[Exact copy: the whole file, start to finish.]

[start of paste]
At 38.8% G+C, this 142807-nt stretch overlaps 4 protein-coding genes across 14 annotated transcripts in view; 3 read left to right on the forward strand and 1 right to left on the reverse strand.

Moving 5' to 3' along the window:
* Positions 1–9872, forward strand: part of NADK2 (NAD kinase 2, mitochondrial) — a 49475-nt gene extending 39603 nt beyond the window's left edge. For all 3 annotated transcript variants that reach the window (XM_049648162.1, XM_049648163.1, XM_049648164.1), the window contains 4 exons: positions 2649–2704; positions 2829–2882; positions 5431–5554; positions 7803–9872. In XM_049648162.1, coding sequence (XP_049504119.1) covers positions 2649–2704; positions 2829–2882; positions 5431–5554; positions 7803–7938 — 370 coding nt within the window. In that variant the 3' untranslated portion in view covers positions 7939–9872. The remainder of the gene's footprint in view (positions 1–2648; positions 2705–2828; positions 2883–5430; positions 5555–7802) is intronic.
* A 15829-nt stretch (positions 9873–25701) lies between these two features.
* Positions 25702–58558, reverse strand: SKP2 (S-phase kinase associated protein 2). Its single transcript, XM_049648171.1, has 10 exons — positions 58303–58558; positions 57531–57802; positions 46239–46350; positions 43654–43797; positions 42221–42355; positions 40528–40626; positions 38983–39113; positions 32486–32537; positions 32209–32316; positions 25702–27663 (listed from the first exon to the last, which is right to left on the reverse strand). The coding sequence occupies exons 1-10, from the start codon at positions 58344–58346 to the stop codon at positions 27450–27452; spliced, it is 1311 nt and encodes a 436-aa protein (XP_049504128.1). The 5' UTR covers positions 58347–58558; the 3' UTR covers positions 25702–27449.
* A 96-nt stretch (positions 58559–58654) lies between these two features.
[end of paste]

At 38.8% G+C, this 142807-nt stretch overlaps 4 protein-coding genes across 14 annotated transcripts in view; 3 read left to right on the forward strand and 1 right to left on the reverse strand.

Moving 5' to 3' along the window:
* Positions 1–9872, forward strand: part of NADK2 (NAD kinase 2, mitochondrial) — a 49475-nt gene extending 39603 nt beyond the window's left edge. For all 3 annotated transcript variants that reach the window (XM_049648162.1, XM_049648163.1, XM_049648164.1), the window contains 4 exons: positions 2649–2704; positions 2829–2882; positions 5431–5554; positions 7803–9872. In XM_049648162.1, coding sequence (XP_049504119.1) covers positions 2649–2704; positions 2829–2882; positions 5431–5554; positions 7803–7938 — 370 coding nt within the window. In that variant the 3' untranslated portion in view covers positions 7939–9872. The remainder of the gene's footprint in view (positions 1–2648; positions 2705–2828; positions 2883–5430; positions 5555–7802) is intronic.
* A 15829-nt stretch (positions 9873–25701) lies between these two features.
* Positions 25702–58558, reverse strand: SKP2 (S-phase kinase associated protein 2). Its single transcript, XM_049648171.1, has 10 exons — positions 58303–58558; positions 57531–57802; positions 46239–46350; positions 43654–43797; positions 42221–42355; positions 40528–40626; positions 38983–39113; positions 32486–32537; positions 32209–32316; positions 25702–27663 (listed from the first exon to the last, which is right to left on the reverse strand). The coding sequence occupies exons 1-10, from the start codon at positions 58344–58346 to the stop codon at positions 27450–27452; spliced, it is 1311 nt and encodes a 436-aa protein (XP_049504128.1). The 5' UTR covers positions 58347–58558; the 3' UTR covers positions 25702–27449.
* A 96-nt stretch (positions 58559–58654) lies between these two features.